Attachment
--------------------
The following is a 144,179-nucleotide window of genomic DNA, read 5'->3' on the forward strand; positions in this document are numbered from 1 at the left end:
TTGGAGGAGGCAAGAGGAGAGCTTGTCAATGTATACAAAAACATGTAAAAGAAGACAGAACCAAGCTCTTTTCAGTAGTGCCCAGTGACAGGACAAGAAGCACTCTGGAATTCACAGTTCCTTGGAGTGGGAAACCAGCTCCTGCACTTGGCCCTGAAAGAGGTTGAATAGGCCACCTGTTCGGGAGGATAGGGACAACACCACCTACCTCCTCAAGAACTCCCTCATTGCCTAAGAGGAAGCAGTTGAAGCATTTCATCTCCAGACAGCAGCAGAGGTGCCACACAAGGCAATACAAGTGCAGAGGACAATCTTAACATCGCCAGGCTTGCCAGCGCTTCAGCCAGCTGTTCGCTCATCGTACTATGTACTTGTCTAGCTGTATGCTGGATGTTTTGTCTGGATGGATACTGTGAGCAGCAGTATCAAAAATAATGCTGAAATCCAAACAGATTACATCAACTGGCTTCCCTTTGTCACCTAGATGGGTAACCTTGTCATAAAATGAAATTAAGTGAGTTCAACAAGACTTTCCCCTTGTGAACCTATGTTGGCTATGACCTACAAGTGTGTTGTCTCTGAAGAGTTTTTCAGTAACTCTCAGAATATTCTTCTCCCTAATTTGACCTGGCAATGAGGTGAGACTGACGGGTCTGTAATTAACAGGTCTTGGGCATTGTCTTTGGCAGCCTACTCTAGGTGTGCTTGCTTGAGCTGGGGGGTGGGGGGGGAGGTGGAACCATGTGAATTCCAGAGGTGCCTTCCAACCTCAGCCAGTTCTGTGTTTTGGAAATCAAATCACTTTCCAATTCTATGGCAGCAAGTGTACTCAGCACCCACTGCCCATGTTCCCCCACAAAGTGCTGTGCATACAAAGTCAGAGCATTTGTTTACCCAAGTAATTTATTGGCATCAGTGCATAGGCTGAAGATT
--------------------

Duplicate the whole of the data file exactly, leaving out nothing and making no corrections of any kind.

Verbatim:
The following is a 144,179-nucleotide window of genomic DNA, read 5'->3' on the forward strand; positions in this document are numbered from 1 at the left end:
TTGGAGGAGGCAAGAGGAGAGCTTGTCAATGTATACAAAAACATGTAAAAGAAGACAGAACCAAGCTCTTTTCAGTAGTGCCCAGTGACAGGACAAGAAGCACTCTGGAATTCACAGTTCCTTGGAGTGGGAAACCAGCTCCTGCACTTGGCCCTGAAAGAGGTTGAATAGGCCACCTGTTCGGGAGGATAGGGACAACACCACCTACCTCCTCAAGAACTCCCTCATTGCCTAAGAGGAAGCAGTTGAAGCATTTCATCTCCAGACAGCAGCAGAGGTGCCACACAAGGCAATACAAGTGCAGAGGACAATCTTAACATCGCCAGGCTTGCCAGCGCTTCAGCCAGCTGTTCGCTCATCGTACTATGTACTTGTCTAGCTGTATGCTGGATGTTTTGTCTGGATGGATACTGTGAGCAGCAGTATCAAAAATAATGCTGAAATCCAAACAGATTACATCAACTGGCTTCCCTTTGTCACCTAGATGGGTAACCTTGTCATAAAATGAAATTAAGTGAGTTCAACAAGACTTTCCCCTTGTGAACCTATGTTGGCTATGACCTACAAGTGTGTTGTCTCTGAAGAGTTTTTCAGTAACTCTCAGAATATTCTTCTCCCTAATTTGACCTGGCAATGAGGTGAGACTGACGGGTCTGTAATTAACAGGTCTTGGGCATTGTCTTTGGCAGCCTACTCTAGGTGTGCTTGCTTGAGCTGGGGGGTGGGGGGGGAGGTGGAACCATGTGAATTCCAGAGGTGCCTTCCAACCTCAGCCAGTTCTGTGTTTTGGAAATCAAATCACTTTCCAATTCTATGGCAGCAAGTGTACTCAGCACCCACTGCCCATGTTCCCCCACAAAGTGCTGTGCATACAAAGTCAGAGCATTTGTTTACCCAAGTAATTTATTGGCATCAGTGCATAGGCTGAAGATT